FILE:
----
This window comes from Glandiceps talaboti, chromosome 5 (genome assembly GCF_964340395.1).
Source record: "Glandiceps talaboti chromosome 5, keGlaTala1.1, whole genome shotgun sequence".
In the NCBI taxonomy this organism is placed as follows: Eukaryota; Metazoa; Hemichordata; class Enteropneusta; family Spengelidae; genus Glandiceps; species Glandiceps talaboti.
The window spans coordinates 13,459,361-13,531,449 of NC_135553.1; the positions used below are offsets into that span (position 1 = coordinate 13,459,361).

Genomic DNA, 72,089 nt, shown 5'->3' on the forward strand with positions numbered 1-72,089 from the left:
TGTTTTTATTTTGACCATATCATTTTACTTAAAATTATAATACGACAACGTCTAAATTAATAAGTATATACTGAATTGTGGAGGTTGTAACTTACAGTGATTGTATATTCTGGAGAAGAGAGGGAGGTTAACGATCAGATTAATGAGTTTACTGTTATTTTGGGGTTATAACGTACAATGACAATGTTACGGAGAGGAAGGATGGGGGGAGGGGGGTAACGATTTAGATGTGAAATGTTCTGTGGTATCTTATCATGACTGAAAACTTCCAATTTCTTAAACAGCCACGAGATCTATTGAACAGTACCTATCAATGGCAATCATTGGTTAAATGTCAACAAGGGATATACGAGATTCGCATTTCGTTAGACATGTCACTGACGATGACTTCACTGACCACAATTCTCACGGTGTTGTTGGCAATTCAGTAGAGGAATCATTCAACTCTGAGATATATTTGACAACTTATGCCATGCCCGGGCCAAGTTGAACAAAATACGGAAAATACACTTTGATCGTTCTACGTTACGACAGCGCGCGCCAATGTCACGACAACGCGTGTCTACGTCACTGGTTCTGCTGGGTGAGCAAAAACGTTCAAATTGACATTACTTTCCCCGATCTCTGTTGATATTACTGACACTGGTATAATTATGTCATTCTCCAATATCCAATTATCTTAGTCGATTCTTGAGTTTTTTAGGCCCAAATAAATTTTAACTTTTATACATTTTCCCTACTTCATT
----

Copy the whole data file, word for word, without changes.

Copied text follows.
This window comes from Glandiceps talaboti, chromosome 5 (genome assembly GCF_964340395.1).
Source record: "Glandiceps talaboti chromosome 5, keGlaTala1.1, whole genome shotgun sequence".
In the NCBI taxonomy this organism is placed as follows: Eukaryota; Metazoa; Hemichordata; class Enteropneusta; family Spengelidae; genus Glandiceps; species Glandiceps talaboti.
The window spans coordinates 13,459,361-13,531,449 of NC_135553.1; the positions used below are offsets into that span (position 1 = coordinate 13,459,361).

Genomic DNA, 72,089 nt, shown 5'->3' on the forward strand with positions numbered 1-72,089 from the left:
TGTTTTTATTTTGACCATATCATTTTACTTAAAATTATAATACGACAACGTCTAAATTAATAAGTATATACTGAATTGTGGAGGTTGTAACTTACAGTGATTGTATATTCTGGAGAAGAGAGGGAGGTTAACGATCAGATTAATGAGTTTACTGTTATTTTGGGGTTATAACGTACAATGACAATGTTACGGAGAGGAAGGATGGGGGGAGGGGGGTAACGATTTAGATGTGAAATGTTCTGTGGTATCTTATCATGACTGAAAACTTCCAATTTCTTAAACAGCCACGAGATCTATTGAACAGTACCTATCAATGGCAATCATTGGTTAAATGTCAACAAGGGATATACGAGATTCGCATTTCGTTAGACATGTCACTGACGATGACTTCACTGACCACAATTCTCACGGTGTTGTTGGCAATTCAGTAGAGGAATCATTCAACTCTGAGATATATTTGACAACTTATGCCATGCCCGGGCCAAGTTGAACAAAATACGGAAAATACACTTTGATCGTTCTACGTTACGACAGCGCGCGCCAATGTCACGACAACGCGTGTCTACGTCACTGGTTCTGCTGGGTGAGCAAAAACGTTCAAATTGACATTACTTTCCCCGATCTCTGTTGATATTACTGACACTGGTATAATTATGTCATTCTCCAATATCCAATTATCTTAGTCGATTCTTGAGTTTTTTAGGCCCAAATAAATTTTAACTTTTATACATTTTCCCTACTTCATT